|Publication number||US4524475 A|
|Application number||US 06/592,265|
|Publication date||Jun 25, 1985|
|Filing date||Mar 22, 1984|
|Priority date||Mar 22, 1984|
|Publication number||06592265, 592265, US 4524475 A, US 4524475A, US-A-4524475, US4524475 A, US4524475A|
|Inventors||Pearl T. Valentino|
|Original Assignee||Valentino Pearl T|
|Export Citation||BiBTeX, EndNote, RefMan|
|Patent Citations (8), Referenced by (30), Classifications (13), Legal Events (3)|
|External Links: USPTO, USPTO Assignment, Espacenet|
Hospital patients often find it difficult accomplish the ascent or descent of a hospital bed. Hospital beds are frequently higher off the ground than comparable home beds. Ambulatory patients are often encouraged to walk around to rebuild muscles which may have fallen out of use due to long confinement in bed or to certain surgical procedures. It is, therefore, helpful to provide a hospital step which can be attached to the beds of ambulatory patients which will allow the patient to get on or off the bed with ease and safety.
A number of attempts have been made to design bed steps which meet this need, most notably P. T. Valentino, the instant inventor, in her invention: the training foot stool (U.S. Pat. No. 4,222,136). Although this invention meets part of the need for a bed step it has a number of deficiencies. Since it is designed for mounting on the bottom rail of a hospital bed, when a patient mounts the step the step tends to rotate down and away from the bed. Since all the stress is on the bottom rail, the bottom rail tends to deform. There is also no provision for locking the invention to a rail; the invention simply rests upon the bottom rail. There is also no provision for storing the invention without removing it entirely from the hospital bed.
It is therefore a primary object to provide a hospital bed step which attaches to the upper rail of a bed and uses the lower rail to steady the step, prevent any rotational motion and distribute the stress on the bed rail system.
A further object is to provide a hospital bed step which can be locked to the upper bed rail.
A still further object is to provide a hospital bed step which can be stored under the bed by rotating it one hundred and eighty degrees.
A yet further object is to provide a hospital bed step, which is sturdy and safe.
Another yet further object is to provide a hospital bed step which is easily adjustable in height.
Further objects of the invention will appear as the description proceeds.
To the accomplishment of the above and related objects, this invention may be embodied in the form illustrated in the accompanying drawings, attention being called to the fact, however, that the drawings are illustrative only and that changes may be made in the specific construction illustrated and described within the scope of the appended claims.
The figures in the drawings are briefly described as follows:
FIG. 1 is a perspective view of the invention shown in use installed upon a hospital bed.
FIG. 2 is a top view of the invention.
FIG. 3 is a side view of the invention.
FIG. 4 is a front view of the invention.
FIG. 5 is a cross sectional partial view taken on line 5--5 of FIG. 4.
In FIG. 1, the invention 10 is installed onto the top rail 14 of hospital bed 12. The principal components are a rail clamp 16 which clamps onto top rail 14, an adjustable step support rod 18 which is welded to rail clamp 16, and a step 20 and step support bracket 22 which is clamped to adjustable step support rod 18 by a step clamp 24. Adjustable step support rod 18 also rests against bottom rail 26 which prevents it from rotating downwards and inwards and helps distribute the rail system stress. The step 20, step support bracket 22 and the step clamp 24 may be rotated one hundred and eighty degrees placing step 20 into storage position 28 shown in phantom.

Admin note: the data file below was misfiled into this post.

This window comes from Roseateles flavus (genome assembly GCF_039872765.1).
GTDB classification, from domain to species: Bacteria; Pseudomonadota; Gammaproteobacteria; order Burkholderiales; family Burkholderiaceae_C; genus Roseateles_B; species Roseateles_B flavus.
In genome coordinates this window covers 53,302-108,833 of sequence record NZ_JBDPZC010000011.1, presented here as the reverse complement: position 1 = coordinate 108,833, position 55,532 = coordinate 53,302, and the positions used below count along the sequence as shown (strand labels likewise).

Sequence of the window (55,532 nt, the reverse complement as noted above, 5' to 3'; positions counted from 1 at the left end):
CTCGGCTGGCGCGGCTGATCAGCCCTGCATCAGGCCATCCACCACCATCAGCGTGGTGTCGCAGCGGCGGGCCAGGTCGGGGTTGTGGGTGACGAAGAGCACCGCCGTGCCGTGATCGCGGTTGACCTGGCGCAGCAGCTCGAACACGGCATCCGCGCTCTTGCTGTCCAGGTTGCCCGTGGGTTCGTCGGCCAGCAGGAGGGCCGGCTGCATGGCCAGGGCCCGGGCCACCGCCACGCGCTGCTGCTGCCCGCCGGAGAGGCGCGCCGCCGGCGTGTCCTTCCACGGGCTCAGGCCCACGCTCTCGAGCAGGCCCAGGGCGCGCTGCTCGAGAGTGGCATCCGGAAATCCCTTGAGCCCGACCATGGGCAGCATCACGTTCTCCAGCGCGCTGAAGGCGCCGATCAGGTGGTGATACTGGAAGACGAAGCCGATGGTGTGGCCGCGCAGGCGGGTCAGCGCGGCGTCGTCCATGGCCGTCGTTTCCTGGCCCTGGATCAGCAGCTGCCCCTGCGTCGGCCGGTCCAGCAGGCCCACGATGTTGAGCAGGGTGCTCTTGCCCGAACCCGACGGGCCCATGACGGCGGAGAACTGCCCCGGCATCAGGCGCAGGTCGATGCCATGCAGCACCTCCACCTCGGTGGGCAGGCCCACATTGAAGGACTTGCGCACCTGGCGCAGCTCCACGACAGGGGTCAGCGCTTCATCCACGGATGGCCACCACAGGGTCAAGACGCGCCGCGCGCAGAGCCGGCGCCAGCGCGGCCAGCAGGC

The clamping and height adjusting systems may best be understood with reference to FIGS. 2, 3, 4 and 5. Rail clamp 16 fits over top rail 14 and is held in place by thumb screws 30 and 32 which are threaded into associated threaded thumb screw bushings 34 and 36. An opening 38, between sections of rail clamp 16 is provided for bed springs which may coincide with the placement of the invention 10.
Height adjustment may be made by rotating latch 40 which rotates on pivot 42 to position 44 shown in phantom and removing locking bar 46 by pulling on end stop 48. Step 20, step support bracket 22 and step clamp 24 are then raised or lowered to the desired position and then locking bar 46 is reinserted through step clamp 24 and a pair of diametrically opposed holes in adjustable support rod 18 such as those typified by 50. Rotating latch 40 is then rotated to locking position.
While certain novel features of this invention have been shown and described and are pointed out in the annexed claims, it will be understood that various omissions, substitutions and changes in the forms and details of the device illustrated and in its operation can be made by those skilled in the art without departing from the spirit of the invention.
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|US20100117281 *||Sep 14, 2009||May 13, 2010||Carefusion Corporation||Bedrail clamp|
|US20100127479 *||Oct 2, 2009||May 27, 2010||Neal Weipert||Adjustable hitch assembly|
|US20100299890 *||Jun 2, 2010||Dec 2, 2010||Mark Doyle||Bedrail clamp|
|US20140203535 *||Mar 27, 2014||Jul 24, 2014||Caterpillar Inc.||Retractable cabin access system for machine|
|U.S. Classification||5/507.1, 182/92, 297/423.38, 182/91, 248/295.11, 403/108|
|International Classification||A47C21/00, A61G7/053|
|Cooperative Classification||A61G7/053, A47C21/00, Y10T403/32459|
|European Classification||A47C21/00, A61G7/053|
|Jan 24, 1989||REMI||Maintenance fee reminder mailed|
|Jun 25, 1989||LAPS||Lapse for failure to pay maintenance fees|
|Sep 19, 1989||FP||Expired due to failure to pay maintenance fee|
Effective date: 19890625